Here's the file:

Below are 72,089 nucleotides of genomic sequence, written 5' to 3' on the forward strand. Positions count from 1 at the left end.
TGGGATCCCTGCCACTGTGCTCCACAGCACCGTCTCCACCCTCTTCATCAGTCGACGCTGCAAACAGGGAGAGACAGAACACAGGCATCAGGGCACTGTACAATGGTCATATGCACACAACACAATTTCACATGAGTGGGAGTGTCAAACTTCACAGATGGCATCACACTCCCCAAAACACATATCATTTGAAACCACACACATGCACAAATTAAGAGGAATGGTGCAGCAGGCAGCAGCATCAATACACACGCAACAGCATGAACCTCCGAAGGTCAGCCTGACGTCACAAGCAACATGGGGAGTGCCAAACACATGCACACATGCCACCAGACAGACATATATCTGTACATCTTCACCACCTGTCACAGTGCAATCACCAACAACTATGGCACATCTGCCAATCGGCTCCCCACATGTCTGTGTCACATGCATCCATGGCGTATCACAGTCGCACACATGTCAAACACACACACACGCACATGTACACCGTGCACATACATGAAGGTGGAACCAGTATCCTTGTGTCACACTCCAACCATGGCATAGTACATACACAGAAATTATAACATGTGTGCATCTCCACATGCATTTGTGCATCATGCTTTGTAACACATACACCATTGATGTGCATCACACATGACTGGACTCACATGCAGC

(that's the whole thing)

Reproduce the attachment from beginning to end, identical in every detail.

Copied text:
Below are 72,089 nucleotides of genomic sequence, written 5' to 3' on the forward strand. Positions count from 1 at the left end.
TGGGATCCCTGCCACTGTGCTCCACAGCACCGTCTCCACCCTCTTCATCAGTCGACGCTGCAAACAGGGAGAGACAGAACACAGGCATCAGGGCACTGTACAATGGTCATATGCACACAACACAATTTCACATGAGTGGGAGTGTCAAACTTCACAGATGGCATCACACTCCCCAAAACACATATCATTTGAAACCACACACATGCACAAATTAAGAGGAATGGTGCAGCAGGCAGCAGCATCAATACACACGCAACAGCATGAACCTCCGAAGGTCAGCCTGACGTCACAAGCAACATGGGGAGTGCCAAACACATGCACACATGCCACCAGACAGACATATATCTGTACATCTTCACCACCTGTCACAGTGCAATCACCAACAACTATGGCACATCTGCCAATCGGCTCCCCACATGTCTGTGTCACATGCATCCATGGCGTATCACAGTCGCACACATGTCAAACACACACACACGCACATGTACACCGTGCACATACATGAAGGTGGAACCAGTATCCTTGTGTCACACTCCAACCATGGCATAGTACATACACAGAAATTATAACATGTGTGCATCTCCACATGCATTTGTGCATCATGCTTTGTAACACATACACCATTGATGTGCATCACACATGACTGGACTCACATGCAGC